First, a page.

* Unhealthy foods and sugary drinks will remain in schools.  The Healthy, Hunger-Free Kids Act includes a bipartisan provision to update the national standards for school foods sold through vending machines, schools’ stores and a la carte in the cafeteria.  This provision enjoys broad support from the food and beverage industry and health and education groups.

* Schools will miss out on $40 million for farm to school programs and school gardens.  Promoting farm to school efforts that deliver fresh, locally grown food directly from the field to the cafeteria will improve students’ diets and support farmers.

There are other important things that need to be passed in this act and we cannot fail to act, we need to do something.  So hey, why don't we take a second tomorrow and call your legislator and tell them to pass this now!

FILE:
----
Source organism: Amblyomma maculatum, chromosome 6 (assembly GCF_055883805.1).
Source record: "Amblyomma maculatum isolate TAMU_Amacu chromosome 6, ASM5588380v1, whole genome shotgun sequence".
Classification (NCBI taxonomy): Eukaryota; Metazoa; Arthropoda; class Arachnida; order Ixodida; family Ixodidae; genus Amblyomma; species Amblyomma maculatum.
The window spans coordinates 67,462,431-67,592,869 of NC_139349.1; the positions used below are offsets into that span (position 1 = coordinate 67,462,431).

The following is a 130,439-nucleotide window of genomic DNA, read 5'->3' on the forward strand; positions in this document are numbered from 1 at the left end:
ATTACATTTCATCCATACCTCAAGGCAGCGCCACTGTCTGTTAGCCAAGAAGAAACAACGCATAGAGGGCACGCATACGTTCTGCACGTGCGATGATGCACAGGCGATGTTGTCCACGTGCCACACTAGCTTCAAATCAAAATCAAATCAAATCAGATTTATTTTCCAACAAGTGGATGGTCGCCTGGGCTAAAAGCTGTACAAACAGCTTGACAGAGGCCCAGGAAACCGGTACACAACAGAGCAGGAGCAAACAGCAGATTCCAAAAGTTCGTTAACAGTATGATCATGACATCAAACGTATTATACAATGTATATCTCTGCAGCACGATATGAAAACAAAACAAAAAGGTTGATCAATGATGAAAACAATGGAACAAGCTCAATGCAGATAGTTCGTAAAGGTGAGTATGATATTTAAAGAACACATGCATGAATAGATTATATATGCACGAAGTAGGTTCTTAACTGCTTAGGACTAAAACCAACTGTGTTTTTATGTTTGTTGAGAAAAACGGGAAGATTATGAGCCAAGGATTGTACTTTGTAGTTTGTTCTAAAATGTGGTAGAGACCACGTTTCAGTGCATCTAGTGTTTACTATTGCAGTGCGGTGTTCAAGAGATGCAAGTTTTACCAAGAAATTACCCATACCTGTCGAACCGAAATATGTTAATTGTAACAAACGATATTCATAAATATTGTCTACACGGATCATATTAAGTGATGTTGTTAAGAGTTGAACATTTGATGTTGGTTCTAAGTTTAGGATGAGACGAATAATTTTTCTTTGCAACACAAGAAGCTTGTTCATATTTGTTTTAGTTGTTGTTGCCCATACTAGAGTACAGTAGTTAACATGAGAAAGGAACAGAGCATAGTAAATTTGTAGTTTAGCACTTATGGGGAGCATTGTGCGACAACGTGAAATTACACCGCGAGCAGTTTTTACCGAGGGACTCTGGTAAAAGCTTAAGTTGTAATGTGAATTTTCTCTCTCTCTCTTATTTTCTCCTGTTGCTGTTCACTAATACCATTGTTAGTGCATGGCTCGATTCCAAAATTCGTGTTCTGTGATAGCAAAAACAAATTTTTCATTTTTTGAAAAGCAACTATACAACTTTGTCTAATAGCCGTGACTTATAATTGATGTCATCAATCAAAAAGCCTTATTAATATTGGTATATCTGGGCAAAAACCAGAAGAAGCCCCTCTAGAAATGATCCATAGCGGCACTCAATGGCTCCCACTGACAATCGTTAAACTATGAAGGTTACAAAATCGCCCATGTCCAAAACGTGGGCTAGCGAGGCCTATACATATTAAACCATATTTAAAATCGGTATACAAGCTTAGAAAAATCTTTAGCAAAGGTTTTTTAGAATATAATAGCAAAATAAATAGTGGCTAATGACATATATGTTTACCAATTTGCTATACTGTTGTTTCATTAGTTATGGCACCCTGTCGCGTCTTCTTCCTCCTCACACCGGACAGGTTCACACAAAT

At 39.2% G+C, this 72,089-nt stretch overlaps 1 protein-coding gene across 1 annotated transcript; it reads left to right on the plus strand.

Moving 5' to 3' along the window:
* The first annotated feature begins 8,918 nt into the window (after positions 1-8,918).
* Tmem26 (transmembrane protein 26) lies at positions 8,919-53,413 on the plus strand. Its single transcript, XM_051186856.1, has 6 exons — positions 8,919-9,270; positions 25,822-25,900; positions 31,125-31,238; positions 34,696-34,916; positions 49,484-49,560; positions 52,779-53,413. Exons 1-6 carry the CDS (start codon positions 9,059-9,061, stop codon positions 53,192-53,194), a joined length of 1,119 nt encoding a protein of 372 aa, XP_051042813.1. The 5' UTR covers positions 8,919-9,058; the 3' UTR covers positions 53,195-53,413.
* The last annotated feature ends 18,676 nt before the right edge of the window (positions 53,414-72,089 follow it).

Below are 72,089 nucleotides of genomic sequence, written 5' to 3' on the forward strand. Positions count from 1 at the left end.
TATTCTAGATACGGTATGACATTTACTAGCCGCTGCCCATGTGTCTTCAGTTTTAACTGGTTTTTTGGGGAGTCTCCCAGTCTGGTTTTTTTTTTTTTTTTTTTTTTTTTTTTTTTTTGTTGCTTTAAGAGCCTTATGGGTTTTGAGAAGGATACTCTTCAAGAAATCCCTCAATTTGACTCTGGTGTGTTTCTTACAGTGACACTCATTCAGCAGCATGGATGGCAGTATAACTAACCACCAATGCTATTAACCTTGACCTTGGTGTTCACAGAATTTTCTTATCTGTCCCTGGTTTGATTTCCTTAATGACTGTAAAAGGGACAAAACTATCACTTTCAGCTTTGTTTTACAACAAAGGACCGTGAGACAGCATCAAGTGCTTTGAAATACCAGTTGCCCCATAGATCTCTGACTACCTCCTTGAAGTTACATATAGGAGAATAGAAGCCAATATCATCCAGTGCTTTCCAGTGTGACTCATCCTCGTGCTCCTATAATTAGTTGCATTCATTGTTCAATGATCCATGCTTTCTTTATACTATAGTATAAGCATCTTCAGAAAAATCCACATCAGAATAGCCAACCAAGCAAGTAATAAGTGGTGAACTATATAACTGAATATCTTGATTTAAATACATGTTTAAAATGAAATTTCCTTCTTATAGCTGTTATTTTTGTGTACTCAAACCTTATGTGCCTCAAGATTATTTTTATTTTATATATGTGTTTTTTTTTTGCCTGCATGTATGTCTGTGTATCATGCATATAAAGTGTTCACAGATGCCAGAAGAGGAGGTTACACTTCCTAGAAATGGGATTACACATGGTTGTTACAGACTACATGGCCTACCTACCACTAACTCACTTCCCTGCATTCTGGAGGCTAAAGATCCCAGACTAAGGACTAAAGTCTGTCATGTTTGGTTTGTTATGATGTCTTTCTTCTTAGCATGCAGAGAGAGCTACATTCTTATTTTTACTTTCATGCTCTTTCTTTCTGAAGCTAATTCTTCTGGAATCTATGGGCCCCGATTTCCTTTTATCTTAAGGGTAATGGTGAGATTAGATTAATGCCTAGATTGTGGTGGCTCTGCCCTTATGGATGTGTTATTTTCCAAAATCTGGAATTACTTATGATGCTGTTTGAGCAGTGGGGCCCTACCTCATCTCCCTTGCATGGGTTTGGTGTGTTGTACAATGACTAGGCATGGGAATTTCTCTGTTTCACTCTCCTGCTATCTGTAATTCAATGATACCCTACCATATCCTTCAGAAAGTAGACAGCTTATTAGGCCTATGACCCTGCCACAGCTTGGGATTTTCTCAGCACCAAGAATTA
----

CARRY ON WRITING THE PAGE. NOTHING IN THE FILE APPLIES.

But here's where I get all nasty and progressive on you.  Why do we need to cut food stamps to pay for school lunches?  See this is where everything goes haywire in our need to be so rigidly tightfisted in times where we have to think about where we cut in the middle of a National financial meltdown with record numbers of Americans unemployed or underemployed.  Not only are record numbers of people not working, a record number of them are dependent on Food stamps to get by.  It's not a happy fact and it's not something that makes people feel all warm and fuzzy, but is this the best time to be robbing Peter to pay Paul?

Why We Shouldn't Cut Food Stamps to Pay for School Lunch...